Crohn’s disease? Congrats on losing weight during a flare. . . .

Rachel writes:
(I really appreciate your blog! I am not very overweight, but I still get judgment for it all the time, so I can only imagine what reality is like for other people. Ugh.)

I’m a 21-year-old woman and have somewhat struggled with my weight since hitting puberty (I was a 14/16 US in ninth grade). I’m not obese, but I’m tall and big-boned with slightly odd body proportions, making my current 10/12 size look bigger than it really is, though I’m really only a few pounds over my max healthy weight.

Anyway, I was diagnosed in the summer of 2012 with Crohn’s disease, a serious digestive disease that affects the way my body digests food and absorbs nutrients. Many patients lose massive amounts of weight because they literally cannot digest food. The way I cope with the debilitating pain and diarrhea is by overeating between flares – my body’s way of trying to make up for malnutrition while I can handle eating solid food. In other words, I look healthier than I really am.

After my diagnosis, I had a major flare that lasted the second half of the fall of 2012, and I was very sick.

However, when I went to see my gastroenterologist in December 2012 for a follow-up appointment, the intake nurse (his medical assistant) took my weight and then CONGRATULATED me for losing 10 pounds!

She is a specialist in gastrointestinal diseases! She of all people should know that such rapid weight loss in a Crohn’s patient is a sign of serious complications!

I still struggle with guilt because I have Crohn’s disease and yet am still overweight.

(PS: She was not exactly thin herself, either!)

Leave a comment


  1. Don’t struggle with guilt! (I know, easier said than done.) But that extra weight is really a blessing.

    Your body is trying to protect you by storing those extra calories. You should be grateful to your body for trying to do that for you. It’s trying to keep you as healthy as it can when you have those flare ups. Your weight loss is evidence of that, your body is burning through that fat when you are having a flare up. The calories your body is storing as fat are just a protection against the time when it cannot store any more. Try to see it as a positive thing, even when nurses are being jerks.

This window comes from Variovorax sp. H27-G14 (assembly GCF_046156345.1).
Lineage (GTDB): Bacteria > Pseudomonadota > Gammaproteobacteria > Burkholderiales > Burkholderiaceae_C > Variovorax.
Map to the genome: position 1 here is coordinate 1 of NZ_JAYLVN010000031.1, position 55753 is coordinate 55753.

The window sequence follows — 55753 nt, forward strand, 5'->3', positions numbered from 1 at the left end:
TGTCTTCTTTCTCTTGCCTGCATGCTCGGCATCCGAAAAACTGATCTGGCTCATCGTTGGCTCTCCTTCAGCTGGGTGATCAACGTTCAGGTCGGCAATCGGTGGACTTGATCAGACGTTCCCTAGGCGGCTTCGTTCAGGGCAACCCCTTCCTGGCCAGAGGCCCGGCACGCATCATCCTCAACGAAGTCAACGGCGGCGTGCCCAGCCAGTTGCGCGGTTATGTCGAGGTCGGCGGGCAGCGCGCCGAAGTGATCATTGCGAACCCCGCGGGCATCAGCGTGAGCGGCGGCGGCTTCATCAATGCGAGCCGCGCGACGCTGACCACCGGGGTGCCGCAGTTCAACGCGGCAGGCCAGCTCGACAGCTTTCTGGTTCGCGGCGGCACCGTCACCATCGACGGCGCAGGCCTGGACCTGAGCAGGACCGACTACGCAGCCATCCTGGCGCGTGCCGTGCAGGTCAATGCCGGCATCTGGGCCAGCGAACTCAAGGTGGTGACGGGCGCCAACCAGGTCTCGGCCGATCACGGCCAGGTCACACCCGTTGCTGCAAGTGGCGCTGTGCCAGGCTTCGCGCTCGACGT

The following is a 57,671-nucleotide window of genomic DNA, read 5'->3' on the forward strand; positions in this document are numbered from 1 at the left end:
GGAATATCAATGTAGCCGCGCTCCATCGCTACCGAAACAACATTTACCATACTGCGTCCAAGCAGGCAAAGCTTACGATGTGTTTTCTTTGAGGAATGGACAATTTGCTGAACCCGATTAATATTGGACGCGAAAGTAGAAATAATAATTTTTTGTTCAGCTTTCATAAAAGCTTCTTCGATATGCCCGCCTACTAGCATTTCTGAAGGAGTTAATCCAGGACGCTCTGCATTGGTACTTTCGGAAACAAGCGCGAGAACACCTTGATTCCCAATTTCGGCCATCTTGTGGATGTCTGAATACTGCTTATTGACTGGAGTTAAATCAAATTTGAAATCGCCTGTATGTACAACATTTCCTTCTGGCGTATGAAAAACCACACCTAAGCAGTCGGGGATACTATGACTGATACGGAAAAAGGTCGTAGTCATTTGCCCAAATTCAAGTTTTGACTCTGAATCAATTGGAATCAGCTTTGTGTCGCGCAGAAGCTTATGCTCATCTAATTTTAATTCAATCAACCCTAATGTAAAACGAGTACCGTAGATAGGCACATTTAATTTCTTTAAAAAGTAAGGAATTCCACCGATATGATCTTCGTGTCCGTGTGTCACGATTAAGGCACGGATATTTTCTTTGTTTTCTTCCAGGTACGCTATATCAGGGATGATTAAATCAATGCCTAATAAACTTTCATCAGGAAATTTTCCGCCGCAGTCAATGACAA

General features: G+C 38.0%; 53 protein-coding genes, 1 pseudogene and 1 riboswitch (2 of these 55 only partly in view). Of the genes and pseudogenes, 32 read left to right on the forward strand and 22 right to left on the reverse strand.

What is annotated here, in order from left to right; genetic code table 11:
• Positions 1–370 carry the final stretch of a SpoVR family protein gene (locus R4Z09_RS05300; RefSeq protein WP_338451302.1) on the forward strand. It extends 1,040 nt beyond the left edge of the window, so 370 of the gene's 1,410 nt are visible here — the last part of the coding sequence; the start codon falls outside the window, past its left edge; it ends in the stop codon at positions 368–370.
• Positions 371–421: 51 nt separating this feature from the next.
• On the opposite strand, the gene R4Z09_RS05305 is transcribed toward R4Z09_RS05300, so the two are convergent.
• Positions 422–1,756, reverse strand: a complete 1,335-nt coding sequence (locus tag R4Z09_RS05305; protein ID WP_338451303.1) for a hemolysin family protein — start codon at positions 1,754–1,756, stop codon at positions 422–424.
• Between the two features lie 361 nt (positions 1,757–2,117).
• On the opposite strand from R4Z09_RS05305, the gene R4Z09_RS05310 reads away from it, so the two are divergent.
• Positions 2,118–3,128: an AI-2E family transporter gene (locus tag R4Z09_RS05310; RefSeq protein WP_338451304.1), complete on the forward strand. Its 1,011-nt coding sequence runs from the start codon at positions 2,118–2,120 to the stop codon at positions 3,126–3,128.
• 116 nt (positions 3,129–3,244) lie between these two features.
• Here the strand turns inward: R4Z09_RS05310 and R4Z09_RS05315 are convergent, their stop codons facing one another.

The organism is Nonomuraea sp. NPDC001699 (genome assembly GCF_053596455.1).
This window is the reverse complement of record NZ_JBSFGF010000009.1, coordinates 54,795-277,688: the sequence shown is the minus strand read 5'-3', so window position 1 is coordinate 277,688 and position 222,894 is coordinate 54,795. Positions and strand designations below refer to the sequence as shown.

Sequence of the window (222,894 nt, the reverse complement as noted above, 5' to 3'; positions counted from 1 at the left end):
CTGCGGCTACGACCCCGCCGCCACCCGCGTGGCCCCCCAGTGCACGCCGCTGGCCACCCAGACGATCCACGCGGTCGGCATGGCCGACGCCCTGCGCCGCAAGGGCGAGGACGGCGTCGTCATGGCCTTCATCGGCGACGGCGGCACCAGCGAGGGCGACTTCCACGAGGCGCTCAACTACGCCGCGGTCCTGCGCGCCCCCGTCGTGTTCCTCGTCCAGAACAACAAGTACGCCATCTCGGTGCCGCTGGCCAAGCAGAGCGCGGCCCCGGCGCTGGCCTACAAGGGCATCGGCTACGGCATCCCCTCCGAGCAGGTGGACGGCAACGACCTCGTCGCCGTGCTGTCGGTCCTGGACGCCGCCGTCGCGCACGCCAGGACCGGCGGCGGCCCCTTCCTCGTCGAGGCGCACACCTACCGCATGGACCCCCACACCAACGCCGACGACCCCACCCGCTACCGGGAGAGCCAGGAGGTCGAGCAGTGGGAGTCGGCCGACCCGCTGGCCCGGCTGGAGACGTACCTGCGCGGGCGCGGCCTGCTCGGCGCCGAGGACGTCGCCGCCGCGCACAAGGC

Fat storage is something our bodies evolved to do because we were not always in a food secure environment. Though now having a body that is more likely to store excess calories as fat is viewed as a terrible health hazard, that was not always the case. Still in some cultures where food is scarce fat people are revered. Try to remember that society has twisted our view of fatness and totally divorced themselves from the biological necessity of fat storage because we live in a food rich environment. You sortof don’t.

    I wish you all the best managing your condition, and other people’s stupidity.

  2. There is a reason why the pre-historic “venus” statues – statues of what the artists in those pre-historic societies considered beautiful women – are fat. Fat women were the ones who could not only survive a famine, but could reproduce, and bear healthy children during tough times. Fat women were a boon to society, in that respect.

    So, I second the previous comment. Your body is doing you a favor, and some people are so caught up in “thin is in” that they cannot see the truth.

    Good luck.

  3. Rachel, if you haven’t done this already, please type ‘gmo foods and crohn’s disease’ into your search engine. You may find that avoiding genetically modified foods will ameliorate your symptoms. Worth a try, anyway.

  4. Reblogged this on The Cheese Whines and commented:
    More damage done by the inane thin equals healthy paradigm. Someone is trying to live with a debilitating disease and the M.A. shows their ignorance by congratulating on an undesired weight loss from illness. Way to go!


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